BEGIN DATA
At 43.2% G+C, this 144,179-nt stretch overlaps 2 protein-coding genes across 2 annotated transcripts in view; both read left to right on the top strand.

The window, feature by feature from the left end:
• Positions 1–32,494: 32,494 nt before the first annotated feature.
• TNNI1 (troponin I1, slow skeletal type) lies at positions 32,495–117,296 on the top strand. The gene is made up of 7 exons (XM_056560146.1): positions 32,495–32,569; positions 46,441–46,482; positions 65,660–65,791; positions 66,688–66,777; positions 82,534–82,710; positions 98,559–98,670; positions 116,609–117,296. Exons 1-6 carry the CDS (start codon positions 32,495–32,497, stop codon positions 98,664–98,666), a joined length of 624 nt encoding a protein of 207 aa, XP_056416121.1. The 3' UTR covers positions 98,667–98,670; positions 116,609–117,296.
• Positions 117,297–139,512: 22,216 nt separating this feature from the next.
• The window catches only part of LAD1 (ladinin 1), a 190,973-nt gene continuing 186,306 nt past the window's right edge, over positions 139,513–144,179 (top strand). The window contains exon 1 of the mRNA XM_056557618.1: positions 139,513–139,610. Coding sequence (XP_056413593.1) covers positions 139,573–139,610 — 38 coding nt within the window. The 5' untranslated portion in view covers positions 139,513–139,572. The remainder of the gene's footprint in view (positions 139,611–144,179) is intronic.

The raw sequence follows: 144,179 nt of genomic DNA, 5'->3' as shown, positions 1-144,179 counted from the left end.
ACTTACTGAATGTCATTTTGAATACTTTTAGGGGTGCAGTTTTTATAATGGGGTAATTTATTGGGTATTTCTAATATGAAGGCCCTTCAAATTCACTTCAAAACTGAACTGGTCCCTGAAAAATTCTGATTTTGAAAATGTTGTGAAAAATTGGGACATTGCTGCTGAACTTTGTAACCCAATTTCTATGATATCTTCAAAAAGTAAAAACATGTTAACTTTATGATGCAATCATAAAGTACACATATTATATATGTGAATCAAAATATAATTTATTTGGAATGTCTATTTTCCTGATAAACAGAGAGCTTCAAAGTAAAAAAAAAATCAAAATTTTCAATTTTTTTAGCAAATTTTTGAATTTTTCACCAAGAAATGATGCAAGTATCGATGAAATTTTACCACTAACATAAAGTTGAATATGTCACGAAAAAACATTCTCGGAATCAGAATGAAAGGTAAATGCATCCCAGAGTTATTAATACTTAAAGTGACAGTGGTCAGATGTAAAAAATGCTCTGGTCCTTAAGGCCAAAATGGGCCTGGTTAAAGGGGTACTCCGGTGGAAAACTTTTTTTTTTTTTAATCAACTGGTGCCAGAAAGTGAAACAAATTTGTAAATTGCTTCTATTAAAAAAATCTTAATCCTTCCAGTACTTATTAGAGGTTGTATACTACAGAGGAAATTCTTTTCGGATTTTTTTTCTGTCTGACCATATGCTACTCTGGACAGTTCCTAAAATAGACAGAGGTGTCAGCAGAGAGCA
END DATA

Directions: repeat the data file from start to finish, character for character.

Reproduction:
At 43.2% G+C, this 144,179-nt stretch overlaps 2 protein-coding genes across 2 annotated transcripts in view; both read left to right on the top strand.

The window, feature by feature from the left end:
• Positions 1–32,494: 32,494 nt before the first annotated feature.
• TNNI1 (troponin I1, slow skeletal type) lies at positions 32,495–117,296 on the top strand. The gene is made up of 7 exons (XM_056560146.1): positions 32,495–32,569; positions 46,441–46,482; positions 65,660–65,791; positions 66,688–66,777; positions 82,534–82,710; positions 98,559–98,670; positions 116,609–117,296. Exons 1-6 carry the CDS (start codon positions 32,495–32,497, stop codon positions 98,664–98,666), a joined length of 624 nt encoding a protein of 207 aa, XP_056416121.1. The 3' UTR covers positions 98,667–98,670; positions 116,609–117,296.
• Positions 117,297–139,512: 22,216 nt separating this feature from the next.
• The window catches only part of LAD1 (ladinin 1), a 190,973-nt gene continuing 186,306 nt past the window's right edge, over positions 139,513–144,179 (top strand). The window contains exon 1 of the mRNA XM_056557618.1: positions 139,513–139,610. Coding sequence (XP_056413593.1) covers positions 139,573–139,610 — 38 coding nt within the window. The 5' untranslated portion in view covers positions 139,513–139,572. The remainder of the gene's footprint in view (positions 139,611–144,179) is intronic.

The raw sequence follows: 144,179 nt of genomic DNA, 5'->3' as shown, positions 1-144,179 counted from the left end.
ACTTACTGAATGTCATTTTGAATACTTTTAGGGGTGCAGTTTTTATAATGGGGTAATTTATTGGGTATTTCTAATATGAAGGCCCTTCAAATTCACTTCAAAACTGAACTGGTCCCTGAAAAATTCTGATTTTGAAAATGTTGTGAAAAATTGGGACATTGCTGCTGAACTTTGTAACCCAATTTCTATGATATCTTCAAAAAGTAAAAACATGTTAACTTTATGATGCAATCATAAAGTACACATATTATATATGTGAATCAAAATATAATTTATTTGGAATGTCTATTTTCCTGATAAACAGAGAGCTTCAAAGTAAAAAAAAAATCAAAATTTTCAATTTTTTTAGCAAATTTTTGAATTTTTCACCAAGAAATGATGCAAGTATCGATGAAATTTTACCACTAACATAAAGTTGAATATGTCACGAAAAAACATTCTCGGAATCAGAATGAAAGGTAAATGCATCCCAGAGTTATTAATACTTAAAGTGACAGTGGTCAGATGTAAAAAATGCTCTGGTCCTTAAGGCCAAAATGGGCCTGGTTAAAGGGGTACTCCGGTGGAAAACTTTTTTTTTTTTTAATCAACTGGTGCCAGAAAGTGAAACAAATTTGTAAATTGCTTCTATTAAAAAAATCTTAATCCTTCCAGTACTTATTAGAGGTTGTATACTACAGAGGAAATTCTTTTCGGATTTTTTTTCTGTCTGACCATATGCTACTCTGGACAGTTCCTAAAATAGACAGAGGTGTCAGCAGAGAGCA